The Bergman coupler is based on the factory coupler and connects to the factory column in the same manner. It’s a little bit longer than the factory coupler, and is designed to mount to the input shaft of the Borgeson steering gear. Bergman also provided us with a Pressure Fitting Kit that includes the fitting adapters necessary to connect your factory pressure hose to the Borgeson box, as well as a return pipe that mimics the factory return setup.
With these classic Mopars, there are a few different couplers, and three different steering pumps. Some of the early pumps have a 5/8-inch return hose, and the later have an 11/32-inch return hose. The return pipe included in the Bergman kit is for the smaller, later return hose, so you will need to use an adapter to mate the larger return hose with the smaller output on the pipe. With earlier Thompson pumps, the pump housing can be swapped for the smaller inlet to match up to the Bergman fitting.
The problem with rebuilding a 40-year-old steering box is that you still have 40-year-old technology. -Jeff Grantmeyer
Since the fluid ports on the Borgeson steering gear are metric Bergman provides the proper fittings to adapt your factory pressure line to the box. For those who want a cleaner look for a custom pressure hose, Bergman also has -6 AN fittings that will mount to the gear and the pump’s pressure port.
With both of these kits from Bergman Auto Craft, the Borgeson conversion becomes a complete, direct-fit, bolt in alternative to the large, overweight, factory power steering box. Bergman is also a distributor for the Borgeson conversion, allowing you to get all components from one place. Peter Bergman said, “I’ve been working with Mopars for a long time, and the benefit to our kit is that it makes the conversion reversible.”
We talked to Jeff Grantmeyer, Sales Manager at Borgeson, and he recommended we contact Peter Bergman at Bergman Auto Craft for the conversion parts. He said, “We’re not a Mopar company, we’re a steering gear company. So it was great that Peter developed these kits for Mopars. We have worked together on this and he has helped us quite a bit with this conversion.”
Borgeson makes these conversions because they feel that classic cars and trucks should benefit from some of the same advances in technology as the rest of the cars on the road. Grantmeyer said, “The problem with rebuilding a 40-year-old steering box is that you still have 40-year-old technology.”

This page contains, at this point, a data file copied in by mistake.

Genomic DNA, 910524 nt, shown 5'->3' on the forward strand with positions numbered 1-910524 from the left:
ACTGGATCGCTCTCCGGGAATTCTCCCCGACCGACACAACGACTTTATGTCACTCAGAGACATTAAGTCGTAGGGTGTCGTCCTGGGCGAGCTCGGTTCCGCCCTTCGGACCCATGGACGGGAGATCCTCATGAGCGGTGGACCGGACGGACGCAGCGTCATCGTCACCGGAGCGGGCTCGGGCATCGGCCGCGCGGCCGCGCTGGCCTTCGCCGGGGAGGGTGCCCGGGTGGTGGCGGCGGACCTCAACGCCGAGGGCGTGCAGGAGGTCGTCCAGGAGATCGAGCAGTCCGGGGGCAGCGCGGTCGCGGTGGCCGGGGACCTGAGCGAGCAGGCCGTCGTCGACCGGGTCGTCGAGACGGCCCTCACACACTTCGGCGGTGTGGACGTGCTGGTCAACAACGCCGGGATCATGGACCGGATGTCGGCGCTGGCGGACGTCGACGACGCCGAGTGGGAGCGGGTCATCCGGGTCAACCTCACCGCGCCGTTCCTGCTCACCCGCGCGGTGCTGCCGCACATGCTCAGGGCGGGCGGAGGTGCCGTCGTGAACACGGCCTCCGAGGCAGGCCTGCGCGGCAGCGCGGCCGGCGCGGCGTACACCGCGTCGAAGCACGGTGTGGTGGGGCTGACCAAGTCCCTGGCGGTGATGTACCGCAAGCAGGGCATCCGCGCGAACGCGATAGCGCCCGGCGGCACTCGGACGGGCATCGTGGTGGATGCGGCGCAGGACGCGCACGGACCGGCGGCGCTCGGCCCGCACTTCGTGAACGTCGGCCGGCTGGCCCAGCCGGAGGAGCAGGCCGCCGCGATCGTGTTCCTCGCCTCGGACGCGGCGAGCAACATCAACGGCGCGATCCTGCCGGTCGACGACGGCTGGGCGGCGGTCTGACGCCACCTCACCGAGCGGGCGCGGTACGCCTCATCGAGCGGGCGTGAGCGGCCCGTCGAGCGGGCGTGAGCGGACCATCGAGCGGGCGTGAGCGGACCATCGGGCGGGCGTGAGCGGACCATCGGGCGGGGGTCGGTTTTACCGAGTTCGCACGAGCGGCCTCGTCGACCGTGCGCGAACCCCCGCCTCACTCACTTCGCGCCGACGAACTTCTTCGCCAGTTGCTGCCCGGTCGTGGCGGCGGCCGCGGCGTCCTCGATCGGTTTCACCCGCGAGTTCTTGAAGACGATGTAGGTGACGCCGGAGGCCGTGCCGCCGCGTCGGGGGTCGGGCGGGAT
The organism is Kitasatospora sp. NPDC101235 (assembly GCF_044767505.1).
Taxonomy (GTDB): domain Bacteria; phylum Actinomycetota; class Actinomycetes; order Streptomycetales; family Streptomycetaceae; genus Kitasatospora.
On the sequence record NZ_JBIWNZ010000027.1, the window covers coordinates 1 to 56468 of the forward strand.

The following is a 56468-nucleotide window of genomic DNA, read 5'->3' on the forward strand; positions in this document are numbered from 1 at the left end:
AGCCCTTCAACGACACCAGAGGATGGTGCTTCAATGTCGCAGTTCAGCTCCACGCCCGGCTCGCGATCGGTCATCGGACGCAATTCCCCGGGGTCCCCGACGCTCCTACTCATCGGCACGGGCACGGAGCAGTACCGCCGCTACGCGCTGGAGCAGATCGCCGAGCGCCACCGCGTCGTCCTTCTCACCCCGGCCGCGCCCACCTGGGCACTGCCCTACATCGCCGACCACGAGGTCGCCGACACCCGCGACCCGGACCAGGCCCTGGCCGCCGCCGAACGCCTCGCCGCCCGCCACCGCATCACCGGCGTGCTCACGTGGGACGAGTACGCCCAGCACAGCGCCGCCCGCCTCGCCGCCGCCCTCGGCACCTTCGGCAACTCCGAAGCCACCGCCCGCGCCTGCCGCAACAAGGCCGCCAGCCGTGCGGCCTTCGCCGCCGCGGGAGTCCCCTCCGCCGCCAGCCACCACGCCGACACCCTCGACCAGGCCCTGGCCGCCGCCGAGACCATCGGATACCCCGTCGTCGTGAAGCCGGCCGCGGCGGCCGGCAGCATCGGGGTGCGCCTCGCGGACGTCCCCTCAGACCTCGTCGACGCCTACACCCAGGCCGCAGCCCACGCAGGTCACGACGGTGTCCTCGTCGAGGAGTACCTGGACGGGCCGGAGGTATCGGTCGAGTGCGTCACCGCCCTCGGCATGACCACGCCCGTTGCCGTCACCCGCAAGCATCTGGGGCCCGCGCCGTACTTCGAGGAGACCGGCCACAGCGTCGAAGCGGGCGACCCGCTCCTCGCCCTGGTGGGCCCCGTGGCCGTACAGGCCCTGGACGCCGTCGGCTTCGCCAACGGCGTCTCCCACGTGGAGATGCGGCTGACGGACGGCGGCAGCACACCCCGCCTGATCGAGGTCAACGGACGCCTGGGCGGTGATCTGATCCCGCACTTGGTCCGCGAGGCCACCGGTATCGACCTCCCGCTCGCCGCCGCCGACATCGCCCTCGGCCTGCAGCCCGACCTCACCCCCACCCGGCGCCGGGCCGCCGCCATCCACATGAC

Comparing the factory steering box to the Borgeson, it's clear that quite a few pounds will be shed with the Borgeson box, and header clearance is opened up a bit.
A Simple Swap
We were back to our friends at Viau Motorsports to make this swap to the new steering gear. It always helps to have someone with a solid background on early Mopars, but this swap can be done in the garage or driveway, with the car on jack stands. There are some procedures that should be followed, and shop technician Aaron Bourdage has done a few dozen coupler rebuilds, and was well-equipped for this one. Replacing the early factory box with a later Borgeson box meant that we had to upgrade our pitman arm with the larger one.
The factory steering gear is huge, and makes for a very tight fit. Removing it requires raising the engine a couple of inches.
Getting an alignment is mandatory after changing the steering box, so we took advantage of the opportunity to update our steering and we replaced all tie rod ends, adjusters, and the idler arm, giving us a complete, new steering system.
To remove the factory gear box, we had to raise the engine a couple inches for clearance. We also removed the column so it would be easier to replace the coupler with the new one from Bergman. Once the factory box was out, the new, lighter Borgeson box went in with ease. We made sure that the flanges welded onto the box were flush with the mount on the K-member.
Some grinding has already been done on the housing to clear the supports, but with the varying conditions of old K-members, make sure the fit is flush. If it’s not laying flat in the K-member, mark where it hits and grind a little bit on the housing. You don’t want to bolt it down and risk breaking anything because of the fit. We tried our steering gear on four different K-members and the fit was a little different on each one, which is typical for an old Mopar.